Report: Everyone’s going to love Raymond’s pot farm

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potRAYMOND, Wash. — A port in Raymond, Wash., became the first government body in the state to sign a lease with a legal cannabis entrepreneur, the Olympian reported Wednesday.

According to the Olympian, Marcus Charles of Seattle’s Crocodile Cafe agreed to lease three buildings of an abandoned lumber mill from the Port of Willapa Harbor in Raymond, in order to establish a large-scale marijuana grow operating legally under I-502.

The site, between the Willapa River and South Fork, is currently unoccupied. City officials and Port Manager Rebecca Chaffee said they were impressed by Charles’ plan to lease the abandoned buildings and space. The city and Charles entered into a lease agreement for $4,800 a month, paid to the port.

The deal is conditional on Liquor Control Board laws and approval.

The mayor of Raymond, Bob Jungar, agrees with the plan, saying it could bring jobs to the small town.

“In a town of about 3,000 people, 30 or 40 jobs is a big jump,” Jungar told the Olympian. “It would mean a few more people in the community, and more people spending money.”

City officials said Charles’ plans for a legal marijuana grow outlined security, fences and multiple cameras to ensure legality and reduce crime. The business would operate to the letter of the law — whenever that is decided by the state’s liquor control board — and be within regulations. Jungar said the deal was too good to pass up for a town desperate for industry and renters.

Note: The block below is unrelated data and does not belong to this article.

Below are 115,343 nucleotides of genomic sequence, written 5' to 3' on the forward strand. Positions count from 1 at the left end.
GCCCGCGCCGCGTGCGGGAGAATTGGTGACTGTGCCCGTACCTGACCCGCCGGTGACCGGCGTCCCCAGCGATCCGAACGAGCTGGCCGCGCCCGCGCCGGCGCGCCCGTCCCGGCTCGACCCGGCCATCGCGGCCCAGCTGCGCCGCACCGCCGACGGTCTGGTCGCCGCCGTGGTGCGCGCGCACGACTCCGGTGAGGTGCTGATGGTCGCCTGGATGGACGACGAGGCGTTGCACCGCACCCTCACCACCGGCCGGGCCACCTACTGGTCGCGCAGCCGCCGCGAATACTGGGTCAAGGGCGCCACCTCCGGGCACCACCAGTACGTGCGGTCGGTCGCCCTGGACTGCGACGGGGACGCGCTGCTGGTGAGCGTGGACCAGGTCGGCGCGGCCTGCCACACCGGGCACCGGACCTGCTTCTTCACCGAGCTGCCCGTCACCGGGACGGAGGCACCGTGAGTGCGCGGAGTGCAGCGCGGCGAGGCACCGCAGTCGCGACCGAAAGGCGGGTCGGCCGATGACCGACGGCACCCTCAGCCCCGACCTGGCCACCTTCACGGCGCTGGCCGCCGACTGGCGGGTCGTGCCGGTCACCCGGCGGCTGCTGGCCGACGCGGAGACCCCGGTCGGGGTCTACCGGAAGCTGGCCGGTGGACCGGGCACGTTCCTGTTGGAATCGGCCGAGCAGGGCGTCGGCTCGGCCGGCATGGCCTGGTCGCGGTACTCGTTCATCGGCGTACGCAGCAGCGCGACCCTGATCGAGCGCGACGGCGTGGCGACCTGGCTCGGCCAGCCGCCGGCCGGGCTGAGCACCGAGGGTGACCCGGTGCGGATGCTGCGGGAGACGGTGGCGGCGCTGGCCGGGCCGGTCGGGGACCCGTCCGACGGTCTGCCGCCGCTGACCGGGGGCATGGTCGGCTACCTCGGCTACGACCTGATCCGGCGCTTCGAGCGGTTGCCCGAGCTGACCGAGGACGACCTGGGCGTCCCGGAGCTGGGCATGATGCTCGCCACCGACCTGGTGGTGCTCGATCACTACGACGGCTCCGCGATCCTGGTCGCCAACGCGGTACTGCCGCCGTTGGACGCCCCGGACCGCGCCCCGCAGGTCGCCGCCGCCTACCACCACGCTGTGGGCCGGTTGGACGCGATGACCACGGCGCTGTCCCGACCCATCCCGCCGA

“We are breaking ground,” Jungar told the Olympian. “Now the world, the county, the state knows where we are.”

I-502 passed in November, legalizing the recreational use of marijuana. Marijuana use is still illegal under federal law.

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6 comments

  • NAVYTOWN

    Too bad the idiots at the Liquor Control Board still have a say in this. All they will do is issue endless bureaucratic rules to drive up the cost and stifle competition.

  • Chris Edens

    You are going to have a ton of competition. I really think we are going to see a ton of supply without enough demand. I know of several people already shopping warehouse space to start their own large grow operations. These people are veterans and have developed their own strains that have won international awards. If it looks like anything in the picture, I don't think many will enjoy the dirt weed.

  • j 1

    Hi, so the goverment legalised it,and now the State of Washington Port now have the ability to taxes mary jane .It's a law that will include more regulations and will they sell it to all the public that's of legal age.This all is news to me. And where the Federal Goverment going to stand on a major grow op. that's legal.?

  • aaron kightlinger

    "City officials said Charles’ plans for a legal marijuana grow outlined security, fences and multiple cameras to ensure legality and reduce crime"

    The cameras should be for safety. Private security firms (and the jobs they create) along with the public servants known as law enforcement should "ensure legality and reduce crime."

    Glad to see City officials tell their fellow citizens that they're effectively on their own out there.